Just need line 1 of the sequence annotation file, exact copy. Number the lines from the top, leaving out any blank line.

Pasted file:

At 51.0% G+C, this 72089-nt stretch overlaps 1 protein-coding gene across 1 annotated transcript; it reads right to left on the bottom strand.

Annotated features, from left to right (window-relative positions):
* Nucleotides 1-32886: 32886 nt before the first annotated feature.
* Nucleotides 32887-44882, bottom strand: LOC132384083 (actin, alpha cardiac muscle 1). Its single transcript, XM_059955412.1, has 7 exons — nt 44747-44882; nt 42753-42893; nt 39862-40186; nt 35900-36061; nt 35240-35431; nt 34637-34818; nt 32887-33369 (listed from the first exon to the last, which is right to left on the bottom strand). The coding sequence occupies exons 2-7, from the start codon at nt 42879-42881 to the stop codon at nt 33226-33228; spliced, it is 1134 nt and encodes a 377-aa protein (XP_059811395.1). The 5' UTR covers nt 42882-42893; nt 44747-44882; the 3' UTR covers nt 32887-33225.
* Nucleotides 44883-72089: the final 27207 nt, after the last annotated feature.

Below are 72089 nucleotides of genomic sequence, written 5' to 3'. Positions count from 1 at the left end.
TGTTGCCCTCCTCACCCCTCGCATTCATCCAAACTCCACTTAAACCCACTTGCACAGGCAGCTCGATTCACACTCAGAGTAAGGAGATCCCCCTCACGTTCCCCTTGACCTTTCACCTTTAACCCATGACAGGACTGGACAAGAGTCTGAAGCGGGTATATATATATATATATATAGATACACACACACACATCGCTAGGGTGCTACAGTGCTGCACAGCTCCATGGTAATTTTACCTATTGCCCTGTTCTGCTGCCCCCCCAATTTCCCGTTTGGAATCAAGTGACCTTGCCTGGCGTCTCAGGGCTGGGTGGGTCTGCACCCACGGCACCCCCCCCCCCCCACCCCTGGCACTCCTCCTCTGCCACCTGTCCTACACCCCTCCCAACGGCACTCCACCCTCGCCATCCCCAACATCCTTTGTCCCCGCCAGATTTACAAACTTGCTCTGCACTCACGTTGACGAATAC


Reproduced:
At 51.0% G+C, this 72089-nt stretch overlaps 1 protein-coding gene across 1 annotated transcript; it reads right to left on the bottom strand.